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作者 Goldman, Melody R
書名 The abilities and differential difficulties of children with Autism Spectrum Disorder and children with Specific Language Impairment to use semantic and social contexts to infer and recall novel words
國際標準書號 9781124064796
book jacket
說明 91 p
附註 Source: Dissertation Abstracts International, Volume: 71-07, Section: B, page: 4512
Adviser: Laraine McDonough
Thesis (Ph.D.)--City University of New York, 2010
Two studies assessed the ability of 12 pre-school children with Autism Spectrum Disorder (ASD; N = 7) or Specific Language Impairment (SLI; N = 5) to use semantic context and eye gaze to infer the meanings of novel nouns, and to recall those meanings after a 24-hour delay. In Experiment 1, the children heard statements containing a familiar, transitive verb and a novel noun (e.g., "Daddy eats the artichoke"). Children were asked to point to the picture of the correct referent which was presented with 3 other novel items. On day 2, they were asked to point out the correct novel referents (e.g., "Show me the artichoke") that were now rearranged in different displays and were requested without reference to the previous semantic context. In Experiment 2, the children saw a representation of a face with eyes oriented to one of 4 items, each located in a different quadrant around the face. Children were asked about the cartoon face's desires based on the social cues provided by the eye gaze (e.g., "Sully makes the bouquet. Show me the bouquet"). On Day 2, the children were asked to point to the previously labeled items that were arranged in a new display without reference to the previous social context. All participants performed better using semantic context than eye gaze, but the children with ASD had greater difficulty with eye gaze than those with SLI. Recommendations for future training and intervention based on the results of both experiments are provided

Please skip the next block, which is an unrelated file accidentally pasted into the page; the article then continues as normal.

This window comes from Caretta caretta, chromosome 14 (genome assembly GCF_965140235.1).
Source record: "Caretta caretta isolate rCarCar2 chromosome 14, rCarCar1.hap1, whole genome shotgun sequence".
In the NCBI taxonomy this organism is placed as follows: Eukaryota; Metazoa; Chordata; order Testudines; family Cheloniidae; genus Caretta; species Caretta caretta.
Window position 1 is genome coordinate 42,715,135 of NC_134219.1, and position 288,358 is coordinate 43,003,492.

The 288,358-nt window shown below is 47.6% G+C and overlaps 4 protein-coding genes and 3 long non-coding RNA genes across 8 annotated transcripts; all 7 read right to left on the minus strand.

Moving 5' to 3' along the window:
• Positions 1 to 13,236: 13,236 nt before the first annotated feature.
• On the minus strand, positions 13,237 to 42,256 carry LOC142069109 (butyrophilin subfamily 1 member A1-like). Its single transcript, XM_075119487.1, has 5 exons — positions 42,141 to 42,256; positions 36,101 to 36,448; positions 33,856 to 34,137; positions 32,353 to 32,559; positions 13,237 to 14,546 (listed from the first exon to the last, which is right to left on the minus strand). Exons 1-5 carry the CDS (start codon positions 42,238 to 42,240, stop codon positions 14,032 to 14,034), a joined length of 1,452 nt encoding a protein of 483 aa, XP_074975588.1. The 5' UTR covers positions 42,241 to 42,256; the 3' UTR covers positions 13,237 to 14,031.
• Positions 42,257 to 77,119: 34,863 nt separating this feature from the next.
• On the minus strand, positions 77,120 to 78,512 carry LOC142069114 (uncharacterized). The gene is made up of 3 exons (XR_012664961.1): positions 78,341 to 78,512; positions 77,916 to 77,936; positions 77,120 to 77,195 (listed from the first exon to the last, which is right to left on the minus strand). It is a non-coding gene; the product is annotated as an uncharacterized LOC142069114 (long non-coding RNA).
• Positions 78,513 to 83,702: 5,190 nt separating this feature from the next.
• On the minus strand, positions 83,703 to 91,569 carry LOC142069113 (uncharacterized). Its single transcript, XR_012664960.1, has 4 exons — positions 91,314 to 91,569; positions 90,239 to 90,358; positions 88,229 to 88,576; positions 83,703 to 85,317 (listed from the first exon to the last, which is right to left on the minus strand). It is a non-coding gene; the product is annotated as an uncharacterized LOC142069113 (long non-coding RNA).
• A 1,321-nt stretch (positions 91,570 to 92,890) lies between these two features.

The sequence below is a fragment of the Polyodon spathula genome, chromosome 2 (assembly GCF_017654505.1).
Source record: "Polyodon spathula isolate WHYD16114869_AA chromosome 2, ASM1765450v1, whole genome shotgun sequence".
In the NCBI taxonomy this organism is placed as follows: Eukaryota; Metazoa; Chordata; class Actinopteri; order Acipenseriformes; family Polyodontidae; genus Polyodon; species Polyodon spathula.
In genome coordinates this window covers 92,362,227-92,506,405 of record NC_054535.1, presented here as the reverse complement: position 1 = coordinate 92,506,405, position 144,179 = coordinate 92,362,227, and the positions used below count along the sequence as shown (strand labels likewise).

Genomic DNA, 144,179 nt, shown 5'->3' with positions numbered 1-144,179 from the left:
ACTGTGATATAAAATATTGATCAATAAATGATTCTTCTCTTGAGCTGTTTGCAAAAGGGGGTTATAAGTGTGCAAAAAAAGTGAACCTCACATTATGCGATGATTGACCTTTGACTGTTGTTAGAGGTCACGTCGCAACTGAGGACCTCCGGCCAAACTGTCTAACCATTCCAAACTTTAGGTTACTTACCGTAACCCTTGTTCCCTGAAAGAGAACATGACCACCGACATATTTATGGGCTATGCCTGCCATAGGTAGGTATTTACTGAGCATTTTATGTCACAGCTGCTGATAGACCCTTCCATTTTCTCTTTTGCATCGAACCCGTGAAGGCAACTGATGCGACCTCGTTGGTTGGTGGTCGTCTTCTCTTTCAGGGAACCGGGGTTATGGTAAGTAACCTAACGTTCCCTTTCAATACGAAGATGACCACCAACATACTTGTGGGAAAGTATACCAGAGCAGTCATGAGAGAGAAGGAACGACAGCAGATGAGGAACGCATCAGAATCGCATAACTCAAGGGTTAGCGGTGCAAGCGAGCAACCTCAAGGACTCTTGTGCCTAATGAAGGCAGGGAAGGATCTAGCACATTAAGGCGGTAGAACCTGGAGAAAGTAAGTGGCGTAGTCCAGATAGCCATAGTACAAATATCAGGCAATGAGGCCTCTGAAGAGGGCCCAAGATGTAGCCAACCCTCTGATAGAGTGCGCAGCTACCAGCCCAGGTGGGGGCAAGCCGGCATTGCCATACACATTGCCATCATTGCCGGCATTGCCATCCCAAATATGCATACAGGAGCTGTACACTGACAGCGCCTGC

School code: 0046
Host Item Dissertation Abstracts International 71-07B
主題 Language, Linguistics
Psychology, Developmental
Psychology, Cognitive
Alt Author City University of New York. Psychology
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